Cats have a natural righting reflex that allows them to twist their upper body so that they land on their feet. This gracious manoeuvre is developed as a kitten and actually involves quite complex physics where the cat is able to turn around without changing their net angular momentum. Since cats have a small body and very light body weight, their terminal velocity (100km/h compared to a human’s 210km/h) when falling is much less and allows them to absorb the shock easily when landing. Furthermore, when falling cats naturally spread their limbs out to slow their fall as much as possible. All these factors let a cat land safely on its feet even if dropped from a high place. Ironically, the lower they are dropped from, the more likely that the cat would fall on its back.
The other side of the paradox is slightly more complicated. The adage that toast falls buttered side first is actually an example of how if something bad can happen, it will happen. However, physicists have discovered that toast is more likely to fall on its buttered side.
When toast falls off a plate, it is highly likely to tip as it hits the edge. This causes it to rotate as it begins to fall. There are two explanations on why the buttered side is more likely to be facing down. Firstly, butter adds weight to one side and heavier objects fall faster in the face of gravity. Secondly, using experimental data it has been found that toast only rotates about 180 degrees by the time it falls the height of the table or person from where it was dropped from.
Despite it only being a tongue-in-cheek thought, one can only wonder how many scientists have made some toast, buttered it, tied it to a cat and dropped the cat off a ladder.
A Cretan named Epimenides once said: “All Cretans are liars.”
So if Epimenides is a Cretan and he is a liar, then the statement is false. But that means that Cretans tell the truth, and Cretans are in fact liars. So what is the truth? This paradox continues ad infinitum due to the self-referencing nature of the statement.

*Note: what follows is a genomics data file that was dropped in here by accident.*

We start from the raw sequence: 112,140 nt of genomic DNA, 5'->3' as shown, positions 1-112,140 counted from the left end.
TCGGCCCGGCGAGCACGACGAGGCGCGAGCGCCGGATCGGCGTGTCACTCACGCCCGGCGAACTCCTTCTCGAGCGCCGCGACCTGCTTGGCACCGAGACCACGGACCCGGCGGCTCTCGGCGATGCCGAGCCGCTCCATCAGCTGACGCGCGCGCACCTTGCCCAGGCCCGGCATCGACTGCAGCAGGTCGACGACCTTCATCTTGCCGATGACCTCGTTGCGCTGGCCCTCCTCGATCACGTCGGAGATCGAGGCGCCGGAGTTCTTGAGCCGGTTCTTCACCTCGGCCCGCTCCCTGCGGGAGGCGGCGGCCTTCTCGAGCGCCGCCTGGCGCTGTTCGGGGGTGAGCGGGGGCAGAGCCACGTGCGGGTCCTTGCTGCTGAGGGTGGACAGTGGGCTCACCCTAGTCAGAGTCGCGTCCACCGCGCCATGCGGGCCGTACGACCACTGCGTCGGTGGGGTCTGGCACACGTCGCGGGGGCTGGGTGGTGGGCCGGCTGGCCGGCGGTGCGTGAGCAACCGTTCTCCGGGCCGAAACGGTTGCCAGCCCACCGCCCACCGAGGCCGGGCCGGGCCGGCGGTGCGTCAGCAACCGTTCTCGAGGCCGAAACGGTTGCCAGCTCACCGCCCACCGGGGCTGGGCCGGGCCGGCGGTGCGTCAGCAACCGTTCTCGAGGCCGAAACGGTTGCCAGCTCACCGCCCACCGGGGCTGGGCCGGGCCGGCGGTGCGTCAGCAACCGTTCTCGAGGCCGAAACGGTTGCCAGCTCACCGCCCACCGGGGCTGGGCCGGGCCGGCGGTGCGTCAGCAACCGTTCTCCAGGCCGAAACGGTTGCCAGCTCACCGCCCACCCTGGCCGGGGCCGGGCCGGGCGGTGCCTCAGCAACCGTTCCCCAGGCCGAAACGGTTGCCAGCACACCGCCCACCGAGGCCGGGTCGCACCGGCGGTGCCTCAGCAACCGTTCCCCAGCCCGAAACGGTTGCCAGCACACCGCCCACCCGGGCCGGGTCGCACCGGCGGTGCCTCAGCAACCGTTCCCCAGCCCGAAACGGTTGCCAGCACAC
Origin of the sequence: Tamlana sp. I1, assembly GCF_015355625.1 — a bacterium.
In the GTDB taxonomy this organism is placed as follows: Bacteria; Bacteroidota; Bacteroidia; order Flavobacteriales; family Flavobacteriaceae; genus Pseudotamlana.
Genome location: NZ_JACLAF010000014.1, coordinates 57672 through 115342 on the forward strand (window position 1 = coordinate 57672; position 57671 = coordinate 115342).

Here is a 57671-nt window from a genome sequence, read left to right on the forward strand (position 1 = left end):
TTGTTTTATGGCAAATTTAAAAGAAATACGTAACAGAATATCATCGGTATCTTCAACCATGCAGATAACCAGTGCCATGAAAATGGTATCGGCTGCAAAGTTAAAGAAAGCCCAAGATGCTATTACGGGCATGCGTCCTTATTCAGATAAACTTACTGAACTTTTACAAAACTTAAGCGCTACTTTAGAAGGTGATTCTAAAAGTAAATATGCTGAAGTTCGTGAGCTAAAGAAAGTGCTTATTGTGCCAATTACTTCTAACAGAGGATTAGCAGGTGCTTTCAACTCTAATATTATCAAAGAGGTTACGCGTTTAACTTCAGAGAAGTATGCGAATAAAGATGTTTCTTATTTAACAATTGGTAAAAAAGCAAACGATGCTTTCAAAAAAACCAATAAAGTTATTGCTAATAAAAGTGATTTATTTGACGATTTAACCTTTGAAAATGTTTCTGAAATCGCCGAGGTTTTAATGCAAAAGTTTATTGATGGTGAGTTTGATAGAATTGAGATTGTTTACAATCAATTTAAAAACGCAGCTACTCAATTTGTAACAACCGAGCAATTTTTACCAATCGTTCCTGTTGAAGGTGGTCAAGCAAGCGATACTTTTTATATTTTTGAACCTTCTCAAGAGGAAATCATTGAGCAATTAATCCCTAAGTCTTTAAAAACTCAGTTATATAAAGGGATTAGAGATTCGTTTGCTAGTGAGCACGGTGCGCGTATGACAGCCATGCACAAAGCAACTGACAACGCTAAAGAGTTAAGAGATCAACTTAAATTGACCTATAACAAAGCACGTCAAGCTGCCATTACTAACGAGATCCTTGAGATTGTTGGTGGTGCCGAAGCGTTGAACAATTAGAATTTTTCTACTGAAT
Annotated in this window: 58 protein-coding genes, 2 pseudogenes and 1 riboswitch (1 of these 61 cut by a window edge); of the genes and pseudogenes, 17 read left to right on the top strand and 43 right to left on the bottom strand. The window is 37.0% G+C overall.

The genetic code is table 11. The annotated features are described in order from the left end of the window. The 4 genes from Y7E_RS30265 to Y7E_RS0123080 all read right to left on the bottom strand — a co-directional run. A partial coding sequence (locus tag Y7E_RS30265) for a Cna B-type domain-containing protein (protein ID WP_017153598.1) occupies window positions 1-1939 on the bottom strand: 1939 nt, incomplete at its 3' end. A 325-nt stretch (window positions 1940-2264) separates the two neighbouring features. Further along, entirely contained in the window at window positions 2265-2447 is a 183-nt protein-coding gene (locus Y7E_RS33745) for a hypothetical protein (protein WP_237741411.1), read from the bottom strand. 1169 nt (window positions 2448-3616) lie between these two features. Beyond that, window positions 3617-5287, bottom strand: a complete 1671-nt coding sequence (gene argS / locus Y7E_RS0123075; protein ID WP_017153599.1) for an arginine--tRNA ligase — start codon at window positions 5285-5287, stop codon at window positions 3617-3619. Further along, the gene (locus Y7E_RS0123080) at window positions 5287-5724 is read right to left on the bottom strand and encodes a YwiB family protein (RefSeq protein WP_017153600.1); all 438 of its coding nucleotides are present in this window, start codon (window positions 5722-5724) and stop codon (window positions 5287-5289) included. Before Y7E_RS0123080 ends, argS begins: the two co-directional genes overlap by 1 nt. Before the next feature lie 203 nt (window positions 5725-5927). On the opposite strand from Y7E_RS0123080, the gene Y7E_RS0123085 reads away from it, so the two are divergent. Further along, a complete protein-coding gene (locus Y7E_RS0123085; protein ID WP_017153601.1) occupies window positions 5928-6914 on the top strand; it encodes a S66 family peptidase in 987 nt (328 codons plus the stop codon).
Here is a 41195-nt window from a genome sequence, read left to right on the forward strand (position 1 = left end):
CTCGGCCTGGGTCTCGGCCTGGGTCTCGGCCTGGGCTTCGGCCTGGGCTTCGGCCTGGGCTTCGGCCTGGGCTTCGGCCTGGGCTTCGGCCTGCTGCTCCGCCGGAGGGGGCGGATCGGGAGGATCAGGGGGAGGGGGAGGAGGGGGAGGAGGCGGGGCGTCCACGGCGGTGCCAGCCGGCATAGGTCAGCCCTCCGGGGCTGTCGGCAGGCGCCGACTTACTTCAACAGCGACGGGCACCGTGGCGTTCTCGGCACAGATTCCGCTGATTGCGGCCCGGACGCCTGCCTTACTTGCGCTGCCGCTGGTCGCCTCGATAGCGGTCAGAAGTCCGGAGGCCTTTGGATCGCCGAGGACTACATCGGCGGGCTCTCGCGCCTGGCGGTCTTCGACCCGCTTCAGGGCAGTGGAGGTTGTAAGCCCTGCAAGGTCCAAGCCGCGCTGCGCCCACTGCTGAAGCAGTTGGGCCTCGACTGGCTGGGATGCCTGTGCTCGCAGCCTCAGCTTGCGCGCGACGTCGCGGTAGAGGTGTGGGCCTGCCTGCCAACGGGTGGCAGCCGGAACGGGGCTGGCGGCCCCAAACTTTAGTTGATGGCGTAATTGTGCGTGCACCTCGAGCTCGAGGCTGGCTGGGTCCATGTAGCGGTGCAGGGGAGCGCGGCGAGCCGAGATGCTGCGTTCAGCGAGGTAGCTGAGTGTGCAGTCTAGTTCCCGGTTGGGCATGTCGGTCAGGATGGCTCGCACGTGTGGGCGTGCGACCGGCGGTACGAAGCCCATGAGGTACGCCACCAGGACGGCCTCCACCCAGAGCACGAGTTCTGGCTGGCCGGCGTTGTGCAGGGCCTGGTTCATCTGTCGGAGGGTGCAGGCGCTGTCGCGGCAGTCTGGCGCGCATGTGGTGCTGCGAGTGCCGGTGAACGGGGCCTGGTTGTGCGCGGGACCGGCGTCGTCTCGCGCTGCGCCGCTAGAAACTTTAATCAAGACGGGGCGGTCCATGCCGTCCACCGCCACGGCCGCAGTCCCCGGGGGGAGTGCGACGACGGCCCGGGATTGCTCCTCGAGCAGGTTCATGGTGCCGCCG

This is a well-known example of a logical fallacy, or a flaw in a logic. It is also referred to as the Liar Paradox, seen in: “This sentence is false”.
The power of a paradox is best portrayed in the following parable.
A wise woman who worked as a fortune teller was tried for being a witch. In her trial, the king demanded she tell a fortune. If the fortune was correct, she would be drowned. If the fortune was wrong, she would be burnt at the stake. The woman smiled, and replied: “I will be burnt at the stake”.
A few years ago, a theoretical physicist studied population growth in cities to find the mechanism of how cities operate. What he found was an astonishing law.
Wherever the city, as the population doubled in size, the average income, number of patents, number of educational and research facilities and other important numbers all increased around 15 percent. Although it is normal for such statistics to increase as a city grows, it is interesting to see that almost all of them increasing at a similar rate, despite being so different sometimes.
More fascinating is the fact that not only do the above “good” statistics increase equally, but so do crime rates, pollution, smog occurrence, stomach flu and AIDS prevalence all increase approximately 15 percent.
Therefore, a city can be seen as a double-edge sword that is both the source of fast growth, wealth and ideas, but also waste, pollution, stress and disease.
Biologically speaking, an organism has a tendency to have slower growth and pace of life as it gets larger. For instance, an elephant’s heart beats slower than a mouse, and its cells do less work on average too. However, a city exhibits a snowball effect where it grows faster as it gets larger. To achieve this extremely high rate of growth, it must consume an immense amount of resources, which ultimately ends up as large quantities of waste and pollution. Also, as people get busier, the overall “quality” of the society falls, leading to increased stress and disease prevalence.
If so, should we abandon our current productivity and live a slow, village life and ignore our potential as a species? Or should we continue our exponential growth at the cost of using up nature’s well-maintained resources like no tomorrow?
A piece of paper has two sides. However, a Möbius strip has only one side. Ergo, if you walk on a Möbius strip, you walk on both sides and end up on the opposite side on the same location you started at in one trip. Because it has one side, it also has one boundary. This means that if you cut a Möbius strip along its length, you end up with not two rings, but one thinner, longer loop with an extra twist.
A similar structure is the Klein bottle. This structure is a self-paradoxical, single curvature, as its opening meets with its base, making the inside and outside indistinguishable. The entry is the exit, the inside is the outside, and the top is the bottom.
Our universe might be such a space where there is no distinction between the beginning and the end.